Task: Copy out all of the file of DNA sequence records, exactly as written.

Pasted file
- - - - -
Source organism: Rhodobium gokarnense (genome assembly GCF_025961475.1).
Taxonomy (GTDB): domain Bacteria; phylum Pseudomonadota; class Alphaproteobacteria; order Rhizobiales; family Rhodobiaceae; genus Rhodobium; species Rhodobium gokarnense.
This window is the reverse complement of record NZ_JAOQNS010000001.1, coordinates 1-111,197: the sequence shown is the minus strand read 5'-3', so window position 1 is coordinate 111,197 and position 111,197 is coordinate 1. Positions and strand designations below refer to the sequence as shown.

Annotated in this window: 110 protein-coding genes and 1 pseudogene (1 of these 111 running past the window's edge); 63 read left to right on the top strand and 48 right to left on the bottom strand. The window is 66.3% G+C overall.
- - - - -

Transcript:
Source organism: Rhodobium gokarnense (genome assembly GCF_025961475.1).
Taxonomy (GTDB): domain Bacteria; phylum Pseudomonadota; class Alphaproteobacteria; order Rhizobiales; family Rhodobiaceae; genus Rhodobium; species Rhodobium gokarnense.
This window is the reverse complement of record NZ_JAOQNS010000001.1, coordinates 1-111,197: the sequence shown is the minus strand read 5'-3', so window position 1 is coordinate 111,197 and position 111,197 is coordinate 1. Positions and strand designations below refer to the sequence as shown.

Annotated in this window: 110 protein-coding genes and 1 pseudogene (1 of these 111 running past the window's edge); 63 read left to right on the top strand and 48 right to left on the bottom strand. The window is 66.3% G+C overall.